New deep-learning approach predicts

Nearly every fundamental biological process necessary for life is; carried out by proteins. They create and maintain the shapes of cells and tissues; constitute the enzymes that catalyze life-sustaining chemical reactions; act as molecular factories, transporters and motors; serve as both signal and receiver for cellular communications; and much more. Composed of long chains of amino acids; proteins perform these myriad tasks by folding themselves; into precise 3D structures that govern how they interact with other molecules.

Because a protein’s shape determines its function; and the extent of its dysfunction in disease; efforts to illuminate protein structures are central to all of molecular biology — and in particular; therapeutic science and the development of lifesaving and life-altering medicines. In recent years, computational methods have made significant strides in predicting; how proteins fold based on knowledge of their amino acid sequence. If fully realized, these methods have the potential to transform virtually all facets of biomedical research. Current approaches, however, are; limited in the scale and scope of the proteins that can be determined.

A whole new vista from which to explore protein folding

Now, a Harvard Medical School scientist has used a form of artificial intelligence; known as deep learning to predict the 3D structure of effectively any protein; based on its amino acid sequence. Reporting online in Cell Systems, systems biologist Mohammed AlQuraishi details; a new approach for computationally determining protein structure — achieving accuracy comparable to current state-of-the-art methods but at speeds upward of a million times faster.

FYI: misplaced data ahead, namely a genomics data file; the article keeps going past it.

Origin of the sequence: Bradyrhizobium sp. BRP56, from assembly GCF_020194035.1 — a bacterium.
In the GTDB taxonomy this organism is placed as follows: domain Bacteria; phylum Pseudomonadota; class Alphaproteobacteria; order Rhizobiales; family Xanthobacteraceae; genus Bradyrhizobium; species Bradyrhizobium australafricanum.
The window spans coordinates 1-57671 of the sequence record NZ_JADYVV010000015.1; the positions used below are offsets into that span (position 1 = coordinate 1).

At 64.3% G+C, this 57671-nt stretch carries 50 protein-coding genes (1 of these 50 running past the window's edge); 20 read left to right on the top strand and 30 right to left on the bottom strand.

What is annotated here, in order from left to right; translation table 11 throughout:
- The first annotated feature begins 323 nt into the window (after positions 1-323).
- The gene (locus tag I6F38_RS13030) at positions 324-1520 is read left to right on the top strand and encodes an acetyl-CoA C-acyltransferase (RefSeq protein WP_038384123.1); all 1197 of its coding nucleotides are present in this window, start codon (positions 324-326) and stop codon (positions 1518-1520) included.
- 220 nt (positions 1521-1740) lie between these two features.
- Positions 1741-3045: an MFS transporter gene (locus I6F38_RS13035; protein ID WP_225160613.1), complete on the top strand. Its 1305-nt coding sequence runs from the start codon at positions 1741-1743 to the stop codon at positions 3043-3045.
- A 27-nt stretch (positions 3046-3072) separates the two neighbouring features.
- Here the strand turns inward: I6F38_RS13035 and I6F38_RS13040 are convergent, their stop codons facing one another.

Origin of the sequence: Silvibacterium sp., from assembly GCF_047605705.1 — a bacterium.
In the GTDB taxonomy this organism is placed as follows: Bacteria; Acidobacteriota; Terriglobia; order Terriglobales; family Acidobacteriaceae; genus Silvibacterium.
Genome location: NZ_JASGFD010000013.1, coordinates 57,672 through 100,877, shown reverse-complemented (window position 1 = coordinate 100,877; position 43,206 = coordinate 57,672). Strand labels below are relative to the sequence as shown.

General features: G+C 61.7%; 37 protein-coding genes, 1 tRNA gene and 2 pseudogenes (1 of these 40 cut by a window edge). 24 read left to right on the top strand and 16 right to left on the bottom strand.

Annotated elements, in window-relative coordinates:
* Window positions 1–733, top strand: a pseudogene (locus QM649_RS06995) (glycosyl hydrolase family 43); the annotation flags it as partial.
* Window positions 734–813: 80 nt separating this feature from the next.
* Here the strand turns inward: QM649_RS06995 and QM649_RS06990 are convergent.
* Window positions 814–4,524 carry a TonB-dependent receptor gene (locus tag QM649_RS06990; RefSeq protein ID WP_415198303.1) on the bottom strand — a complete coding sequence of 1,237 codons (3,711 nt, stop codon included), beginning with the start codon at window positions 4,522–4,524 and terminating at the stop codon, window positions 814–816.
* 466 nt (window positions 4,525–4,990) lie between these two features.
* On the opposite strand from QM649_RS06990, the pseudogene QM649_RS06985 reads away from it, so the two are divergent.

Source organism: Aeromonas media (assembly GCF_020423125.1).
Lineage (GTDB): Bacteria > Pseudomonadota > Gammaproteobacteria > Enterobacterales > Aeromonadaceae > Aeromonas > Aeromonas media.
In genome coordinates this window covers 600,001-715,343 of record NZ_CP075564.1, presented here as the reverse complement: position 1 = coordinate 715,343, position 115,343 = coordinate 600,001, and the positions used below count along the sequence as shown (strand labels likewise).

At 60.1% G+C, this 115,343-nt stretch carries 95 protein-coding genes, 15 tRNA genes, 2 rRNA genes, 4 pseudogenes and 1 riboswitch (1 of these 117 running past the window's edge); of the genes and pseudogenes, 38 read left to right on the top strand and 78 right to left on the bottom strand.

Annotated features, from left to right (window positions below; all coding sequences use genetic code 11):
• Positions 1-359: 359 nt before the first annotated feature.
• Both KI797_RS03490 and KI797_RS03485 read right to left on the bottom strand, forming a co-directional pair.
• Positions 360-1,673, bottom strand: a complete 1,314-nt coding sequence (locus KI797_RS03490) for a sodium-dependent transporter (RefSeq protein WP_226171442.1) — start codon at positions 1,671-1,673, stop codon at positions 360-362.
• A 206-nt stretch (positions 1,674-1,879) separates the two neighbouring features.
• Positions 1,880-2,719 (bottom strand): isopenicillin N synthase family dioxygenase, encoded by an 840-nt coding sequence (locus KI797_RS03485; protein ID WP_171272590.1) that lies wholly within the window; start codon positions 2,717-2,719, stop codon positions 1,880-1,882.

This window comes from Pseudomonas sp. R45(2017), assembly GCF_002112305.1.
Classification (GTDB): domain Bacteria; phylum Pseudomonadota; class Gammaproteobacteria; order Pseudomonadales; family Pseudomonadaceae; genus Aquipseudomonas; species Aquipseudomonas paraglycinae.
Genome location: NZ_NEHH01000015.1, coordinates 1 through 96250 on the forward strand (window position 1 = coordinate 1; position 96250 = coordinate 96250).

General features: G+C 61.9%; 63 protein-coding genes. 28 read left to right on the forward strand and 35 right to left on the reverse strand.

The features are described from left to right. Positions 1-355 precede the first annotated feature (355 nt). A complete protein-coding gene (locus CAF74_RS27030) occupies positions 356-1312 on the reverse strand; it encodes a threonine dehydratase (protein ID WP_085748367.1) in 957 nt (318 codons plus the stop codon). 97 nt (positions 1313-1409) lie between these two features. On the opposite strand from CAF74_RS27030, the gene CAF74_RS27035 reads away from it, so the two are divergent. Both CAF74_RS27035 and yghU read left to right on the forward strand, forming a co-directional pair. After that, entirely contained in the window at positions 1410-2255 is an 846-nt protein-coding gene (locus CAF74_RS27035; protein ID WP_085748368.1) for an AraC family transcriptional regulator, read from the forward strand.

“Protein folding has been one of the most important problems for biochemists over the last half century, and this approach represents a fundamentally new way of tackling that challenge,” said AlQuraishi, instructor in systems biology in the Blavatnik Institute at HMS and a fellow in the Laboratory of Systems Pharmacology. “We now have a whole new vista from which to explore protein folding, and I think we’ve just begun to scratch the surface.”

Easy to state

While highly successful, processes that use physical tools to identify protein structures are expensive; and time consuming, even with modern techniques such as cryo-electron microscopy. As such, the vast majority of protein structures — and the effects of disease-causing mutations on these structures — are still largely unknown. Computational methods that calculate how proteins fold have the potential to dramatically reduce the cost and time needed to determine structure. But the problem is difficult and remains unsolved after nearly four decades of intense effort.

Proteins are; built from a library of 20 different amino acids. These act like letters in an alphabet, combining into words, sentences and paragraphs to produce an astronomical number of possible texts. Unlike alphabet letters, however, amino acids are physical objects positioned in 3D space. Often, sections of a protein will be in close physical proximity but be separated by large distances in terms of sequence, as its amino acid chains form loops, spirals, sheets and twists.

“What’s compelling about the problem is that it’s fairly easy to state: take a sequence and figure out the shape,” AlQuraishi said. “A protein starts off as an unstructured string that has to take on a 3D shape, and the possible sets of shapes that a string can fold into is huge. So, many proteins are thousands of amino acids long, and the complexity quickly exceeds the capacity of human intuition or even the most powerful computers.”